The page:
A district court's decision to issue an HRO is a function of its discretionary authority. Peterson, 755 N.W.2d at 761. For a district court to properly issue an HRO it must find "reasonable grounds" to find the respondent engaged in harassment. Minn. Stat. § 609.748, subd. 5(b)(3).

Appellant, citing unpublished cases, argues the district court erred by not granting her an HRO. Unpublished cases are not binding authority. See Minn. Stat. § 480A.08, subd. 3 (2018). Upon inspection of the cases relied on by appellant, appellant's claim fails. Although appellant cites to cases in which this court affirmed issuances of an HRO based on one witness's testimony, both cases involved a district court finding that witness credible. Here, however, the district court credited testimony by witnesses contradicting appellant's sexual-assault allegation. These findings necessarily result in the district court not crediting appellant's allegation. See Pechovnik v. Pechovnik, 765 N.W.2d 94, 99 (Minn. App. 2009) (noting that district court's findings "implicitly indicate[d]" that it found certain evidence credible).

The district court found appellant failed to establish reasonable grounds to find harassment occurred. In reaching this conclusion, the district court found credible the testimony of respondent, B.M., respondent's roommate, and C.D., a third party who walked appellant home following sexual contact between appellant and respondent. B.M. explained that he walked into the dorm room and observed appellant seem to get off respondent's lap as though he interrupted the two. B.M. reported this to E.A., another student at the parties' school, which the district court found also corroborated the statement. B.M. left the room to brush his teeth and observed, after returning to the room, appellant leave. Appellant contacted C.D. to walk her home. Both B.M. and C.D. stated appellant did not appear intoxicated, contrary to appellant's testimony. The district court also credited respondent's testimony that the parties engaged in consensual sexual activity in his dorm room.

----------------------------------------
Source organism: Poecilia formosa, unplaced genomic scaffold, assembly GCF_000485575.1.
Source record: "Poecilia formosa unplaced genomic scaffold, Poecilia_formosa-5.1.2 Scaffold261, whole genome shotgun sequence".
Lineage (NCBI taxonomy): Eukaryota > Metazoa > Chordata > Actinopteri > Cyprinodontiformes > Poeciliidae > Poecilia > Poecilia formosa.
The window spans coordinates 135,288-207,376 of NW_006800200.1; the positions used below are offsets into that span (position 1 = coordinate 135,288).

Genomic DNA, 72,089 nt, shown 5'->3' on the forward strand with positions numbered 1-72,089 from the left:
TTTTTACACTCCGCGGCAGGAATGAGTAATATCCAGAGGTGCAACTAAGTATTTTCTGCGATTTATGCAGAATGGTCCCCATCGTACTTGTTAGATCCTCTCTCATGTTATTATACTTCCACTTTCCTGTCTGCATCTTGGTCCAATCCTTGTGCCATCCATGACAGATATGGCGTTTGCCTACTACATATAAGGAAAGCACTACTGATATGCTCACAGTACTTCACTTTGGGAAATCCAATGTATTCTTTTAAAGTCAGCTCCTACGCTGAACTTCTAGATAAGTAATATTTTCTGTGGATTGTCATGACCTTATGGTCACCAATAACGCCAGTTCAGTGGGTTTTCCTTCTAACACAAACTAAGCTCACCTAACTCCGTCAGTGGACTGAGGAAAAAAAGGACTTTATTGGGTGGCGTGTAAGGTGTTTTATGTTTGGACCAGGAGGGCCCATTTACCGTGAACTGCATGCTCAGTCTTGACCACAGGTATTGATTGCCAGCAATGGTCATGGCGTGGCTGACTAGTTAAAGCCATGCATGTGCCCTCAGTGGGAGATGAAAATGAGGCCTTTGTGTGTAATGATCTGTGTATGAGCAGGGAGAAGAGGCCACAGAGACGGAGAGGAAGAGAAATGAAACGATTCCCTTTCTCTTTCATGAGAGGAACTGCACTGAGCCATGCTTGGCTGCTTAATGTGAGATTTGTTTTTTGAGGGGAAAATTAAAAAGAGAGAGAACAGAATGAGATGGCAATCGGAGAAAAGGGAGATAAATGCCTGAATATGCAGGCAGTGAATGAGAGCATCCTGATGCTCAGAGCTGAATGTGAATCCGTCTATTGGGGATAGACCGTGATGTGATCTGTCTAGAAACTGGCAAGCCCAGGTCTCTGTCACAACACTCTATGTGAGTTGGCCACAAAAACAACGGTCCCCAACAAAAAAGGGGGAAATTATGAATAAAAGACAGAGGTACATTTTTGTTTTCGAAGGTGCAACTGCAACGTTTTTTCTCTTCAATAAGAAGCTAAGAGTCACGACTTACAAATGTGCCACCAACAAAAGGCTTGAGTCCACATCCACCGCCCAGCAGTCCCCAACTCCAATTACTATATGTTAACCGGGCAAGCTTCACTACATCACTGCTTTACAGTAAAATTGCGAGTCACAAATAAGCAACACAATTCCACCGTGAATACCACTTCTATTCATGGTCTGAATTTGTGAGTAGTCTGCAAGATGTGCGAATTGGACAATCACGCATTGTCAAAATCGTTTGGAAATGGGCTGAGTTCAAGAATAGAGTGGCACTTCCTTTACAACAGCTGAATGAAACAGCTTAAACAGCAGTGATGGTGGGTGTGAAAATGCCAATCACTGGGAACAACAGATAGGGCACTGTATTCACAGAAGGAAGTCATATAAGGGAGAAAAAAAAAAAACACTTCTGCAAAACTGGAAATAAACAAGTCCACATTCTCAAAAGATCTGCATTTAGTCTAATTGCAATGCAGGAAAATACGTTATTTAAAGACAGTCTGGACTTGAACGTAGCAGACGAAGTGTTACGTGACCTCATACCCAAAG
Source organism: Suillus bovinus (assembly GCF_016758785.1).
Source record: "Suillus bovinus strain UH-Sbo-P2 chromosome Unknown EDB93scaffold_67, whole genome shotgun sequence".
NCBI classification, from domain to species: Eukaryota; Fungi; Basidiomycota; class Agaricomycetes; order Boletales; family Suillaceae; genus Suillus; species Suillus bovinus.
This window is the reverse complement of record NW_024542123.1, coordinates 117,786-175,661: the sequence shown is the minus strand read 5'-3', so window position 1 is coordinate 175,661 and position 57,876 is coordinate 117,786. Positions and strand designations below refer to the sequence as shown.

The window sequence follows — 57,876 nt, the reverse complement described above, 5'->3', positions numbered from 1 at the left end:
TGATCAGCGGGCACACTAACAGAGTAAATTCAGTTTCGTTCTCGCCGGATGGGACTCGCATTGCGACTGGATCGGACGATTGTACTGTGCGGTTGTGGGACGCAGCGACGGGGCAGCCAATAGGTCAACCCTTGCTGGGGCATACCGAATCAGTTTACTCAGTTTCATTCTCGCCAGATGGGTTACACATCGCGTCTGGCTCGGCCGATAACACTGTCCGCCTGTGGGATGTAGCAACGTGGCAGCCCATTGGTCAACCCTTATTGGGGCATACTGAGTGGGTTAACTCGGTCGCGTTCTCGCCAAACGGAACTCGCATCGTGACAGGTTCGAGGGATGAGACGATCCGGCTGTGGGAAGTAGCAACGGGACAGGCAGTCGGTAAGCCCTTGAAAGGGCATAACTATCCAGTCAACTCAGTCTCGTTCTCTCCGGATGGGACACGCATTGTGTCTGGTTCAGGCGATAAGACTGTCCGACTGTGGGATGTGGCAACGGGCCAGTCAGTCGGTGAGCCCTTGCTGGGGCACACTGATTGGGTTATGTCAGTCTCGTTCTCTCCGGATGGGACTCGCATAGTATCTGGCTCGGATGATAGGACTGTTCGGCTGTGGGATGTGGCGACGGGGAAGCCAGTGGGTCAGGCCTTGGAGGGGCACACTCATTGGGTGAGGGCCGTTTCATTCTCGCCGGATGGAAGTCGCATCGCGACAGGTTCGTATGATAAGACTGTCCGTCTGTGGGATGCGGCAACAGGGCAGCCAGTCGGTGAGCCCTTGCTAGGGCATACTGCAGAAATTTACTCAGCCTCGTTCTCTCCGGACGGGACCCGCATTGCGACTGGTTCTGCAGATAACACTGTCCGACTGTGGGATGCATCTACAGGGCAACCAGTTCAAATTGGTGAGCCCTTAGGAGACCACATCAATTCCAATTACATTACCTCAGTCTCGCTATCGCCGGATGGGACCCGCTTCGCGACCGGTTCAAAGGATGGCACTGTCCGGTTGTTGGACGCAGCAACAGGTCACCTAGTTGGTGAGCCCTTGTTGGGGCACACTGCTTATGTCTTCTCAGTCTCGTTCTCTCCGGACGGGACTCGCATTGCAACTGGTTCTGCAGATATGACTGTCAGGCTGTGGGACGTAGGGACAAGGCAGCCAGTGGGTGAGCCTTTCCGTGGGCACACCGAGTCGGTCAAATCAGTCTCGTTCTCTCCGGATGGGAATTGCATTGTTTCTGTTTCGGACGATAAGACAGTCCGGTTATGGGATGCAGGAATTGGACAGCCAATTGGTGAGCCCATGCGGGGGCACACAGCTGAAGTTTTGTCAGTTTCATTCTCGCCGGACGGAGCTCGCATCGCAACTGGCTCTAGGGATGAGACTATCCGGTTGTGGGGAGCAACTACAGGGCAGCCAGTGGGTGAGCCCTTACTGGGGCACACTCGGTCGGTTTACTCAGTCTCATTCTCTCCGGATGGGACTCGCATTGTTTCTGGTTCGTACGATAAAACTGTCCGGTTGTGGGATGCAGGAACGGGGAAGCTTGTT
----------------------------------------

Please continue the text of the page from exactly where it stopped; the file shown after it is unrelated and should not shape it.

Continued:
This court cannot determine matters of fact because fact-finding, in this context, is solely a function of the district court. See Sefkow v. Sefkow, 427 N.W.2d 203, 210 (Minn. 1988) (recognizing appellate courts defer to district court credibility determinations). After inspection of the record, we find the record sufficiently supports the district court's findings.

Appellant draws on several secondary sources related to responses of sexual assault victims, and she argues the district court relied on common myths of their behavior. Appellant did not raise these issue before the district court. "[A] party cannot complain about a district court's failure to rule in [their] favor when one of the reasons it did not do so is because that party failed to provide the district court with the evidence that would allow the district court to fully address the question." Eisenschenk v. Eisenschenk, 668 N.W.2d 235, 243 (Minn. App. 2003), review denied (Minn. Nov. 25, 2003). --------